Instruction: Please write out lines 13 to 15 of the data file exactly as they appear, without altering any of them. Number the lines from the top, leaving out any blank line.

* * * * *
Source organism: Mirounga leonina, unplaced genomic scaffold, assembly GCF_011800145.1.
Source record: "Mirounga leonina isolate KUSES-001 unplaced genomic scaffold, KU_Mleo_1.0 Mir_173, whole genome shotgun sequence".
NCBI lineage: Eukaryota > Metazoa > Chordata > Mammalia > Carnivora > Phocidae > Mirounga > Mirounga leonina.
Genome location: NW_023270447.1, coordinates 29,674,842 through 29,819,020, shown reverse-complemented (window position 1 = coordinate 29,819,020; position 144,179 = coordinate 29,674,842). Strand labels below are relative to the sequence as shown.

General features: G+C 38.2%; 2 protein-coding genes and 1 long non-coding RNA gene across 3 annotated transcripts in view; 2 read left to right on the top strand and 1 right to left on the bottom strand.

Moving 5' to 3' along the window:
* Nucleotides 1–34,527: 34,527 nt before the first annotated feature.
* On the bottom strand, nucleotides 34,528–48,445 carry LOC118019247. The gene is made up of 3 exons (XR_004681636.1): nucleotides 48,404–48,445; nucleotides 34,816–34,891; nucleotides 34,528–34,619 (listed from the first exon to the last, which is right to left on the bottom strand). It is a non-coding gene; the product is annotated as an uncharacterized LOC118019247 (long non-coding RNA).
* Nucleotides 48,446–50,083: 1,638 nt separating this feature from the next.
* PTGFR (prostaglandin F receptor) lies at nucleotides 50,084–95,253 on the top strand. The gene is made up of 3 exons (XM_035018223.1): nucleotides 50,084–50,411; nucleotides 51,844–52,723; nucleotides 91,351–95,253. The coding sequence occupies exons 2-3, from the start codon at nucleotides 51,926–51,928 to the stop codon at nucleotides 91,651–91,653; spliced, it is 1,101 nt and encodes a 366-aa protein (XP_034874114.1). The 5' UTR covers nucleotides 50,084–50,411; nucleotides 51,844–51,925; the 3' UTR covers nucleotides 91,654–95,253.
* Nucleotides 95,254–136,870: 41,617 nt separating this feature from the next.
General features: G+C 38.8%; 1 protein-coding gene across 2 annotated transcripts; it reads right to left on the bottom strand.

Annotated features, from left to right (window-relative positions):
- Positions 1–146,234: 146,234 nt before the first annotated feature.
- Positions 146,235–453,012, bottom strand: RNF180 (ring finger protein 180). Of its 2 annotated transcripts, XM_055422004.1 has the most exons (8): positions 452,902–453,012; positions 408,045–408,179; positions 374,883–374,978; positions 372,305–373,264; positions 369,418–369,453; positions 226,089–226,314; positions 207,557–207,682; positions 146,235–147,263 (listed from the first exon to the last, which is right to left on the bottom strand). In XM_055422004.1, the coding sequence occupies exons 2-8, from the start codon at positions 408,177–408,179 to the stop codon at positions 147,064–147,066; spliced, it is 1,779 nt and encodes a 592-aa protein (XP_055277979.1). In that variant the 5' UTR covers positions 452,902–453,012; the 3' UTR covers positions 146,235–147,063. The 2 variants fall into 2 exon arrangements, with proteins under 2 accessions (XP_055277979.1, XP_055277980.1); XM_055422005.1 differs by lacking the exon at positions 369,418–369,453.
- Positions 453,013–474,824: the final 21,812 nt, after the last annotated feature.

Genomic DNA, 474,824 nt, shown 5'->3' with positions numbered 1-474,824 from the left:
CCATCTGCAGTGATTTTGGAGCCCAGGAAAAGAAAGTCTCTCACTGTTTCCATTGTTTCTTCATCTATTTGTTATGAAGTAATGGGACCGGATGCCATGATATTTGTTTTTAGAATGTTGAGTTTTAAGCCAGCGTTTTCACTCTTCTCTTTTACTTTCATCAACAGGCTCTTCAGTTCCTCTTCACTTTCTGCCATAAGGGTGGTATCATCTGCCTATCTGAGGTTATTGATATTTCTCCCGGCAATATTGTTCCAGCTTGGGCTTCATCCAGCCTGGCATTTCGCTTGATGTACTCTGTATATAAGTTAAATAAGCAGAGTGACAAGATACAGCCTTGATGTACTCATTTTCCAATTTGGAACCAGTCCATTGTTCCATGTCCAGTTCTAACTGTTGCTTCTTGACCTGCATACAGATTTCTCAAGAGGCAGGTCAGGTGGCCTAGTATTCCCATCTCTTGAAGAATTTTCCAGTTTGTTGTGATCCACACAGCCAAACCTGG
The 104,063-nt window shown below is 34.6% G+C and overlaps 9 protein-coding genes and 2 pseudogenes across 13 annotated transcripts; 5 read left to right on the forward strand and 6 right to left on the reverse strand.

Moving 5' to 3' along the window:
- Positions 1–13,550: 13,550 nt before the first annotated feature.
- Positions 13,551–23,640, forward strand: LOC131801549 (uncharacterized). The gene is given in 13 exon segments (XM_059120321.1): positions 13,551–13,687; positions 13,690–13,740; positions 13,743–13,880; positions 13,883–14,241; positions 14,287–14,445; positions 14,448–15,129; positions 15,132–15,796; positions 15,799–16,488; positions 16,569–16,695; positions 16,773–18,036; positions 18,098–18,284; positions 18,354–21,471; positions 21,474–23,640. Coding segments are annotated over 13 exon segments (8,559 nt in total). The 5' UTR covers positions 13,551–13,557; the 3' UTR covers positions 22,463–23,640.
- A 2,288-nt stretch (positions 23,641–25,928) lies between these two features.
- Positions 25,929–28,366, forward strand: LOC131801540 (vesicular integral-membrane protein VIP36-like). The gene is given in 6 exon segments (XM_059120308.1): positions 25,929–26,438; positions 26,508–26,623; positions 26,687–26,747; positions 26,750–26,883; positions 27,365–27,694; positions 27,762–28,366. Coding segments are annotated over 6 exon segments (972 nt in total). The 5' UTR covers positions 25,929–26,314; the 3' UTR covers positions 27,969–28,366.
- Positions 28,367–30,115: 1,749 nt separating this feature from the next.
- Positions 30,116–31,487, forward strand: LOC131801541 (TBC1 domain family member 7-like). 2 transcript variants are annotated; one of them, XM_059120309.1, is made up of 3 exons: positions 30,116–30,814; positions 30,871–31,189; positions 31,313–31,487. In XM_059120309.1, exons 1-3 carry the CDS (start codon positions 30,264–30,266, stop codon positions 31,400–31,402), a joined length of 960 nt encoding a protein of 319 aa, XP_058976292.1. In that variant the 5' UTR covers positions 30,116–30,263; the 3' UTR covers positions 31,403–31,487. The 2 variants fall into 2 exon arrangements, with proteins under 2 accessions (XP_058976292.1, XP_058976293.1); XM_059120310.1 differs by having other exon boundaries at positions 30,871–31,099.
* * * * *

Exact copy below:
Annotated features, from left to right (window-relative positions):
- Positions 1–146,234: 146,234 nt before the first annotated feature.
- Positions 146,235–453,012, bottom strand: RNF180 (ring finger protein 180). Of its 2 annotated transcripts, XM_055422004.1 has the most exons (8): positions 452,902–453,012; positions 408,045–408,179; positions 374,883–374,978; positions 372,305–373,264; positions 369,418–369,453; positions 226,089–226,314; positions 207,557–207,682; positions 146,235–147,263 (listed from the first exon to the last, which is right to left on the bottom strand). In XM_055422004.1, the coding sequence occupies exons 2-8, from the start codon at positions 408,177–408,179 to the stop codon at positions 147,064–147,066; spliced, it is 1,779 nt and encodes a 592-aa protein (XP_055277979.1). In that variant the 5' UTR covers positions 452,902–453,012; the 3' UTR covers positions 146,235–147,063. The 2 variants fall into 2 exon arrangements, with proteins under 2 accessions (XP_055277979.1, XP_055277980.1); XM_055422005.1 differs by lacking the exon at positions 369,418–369,453.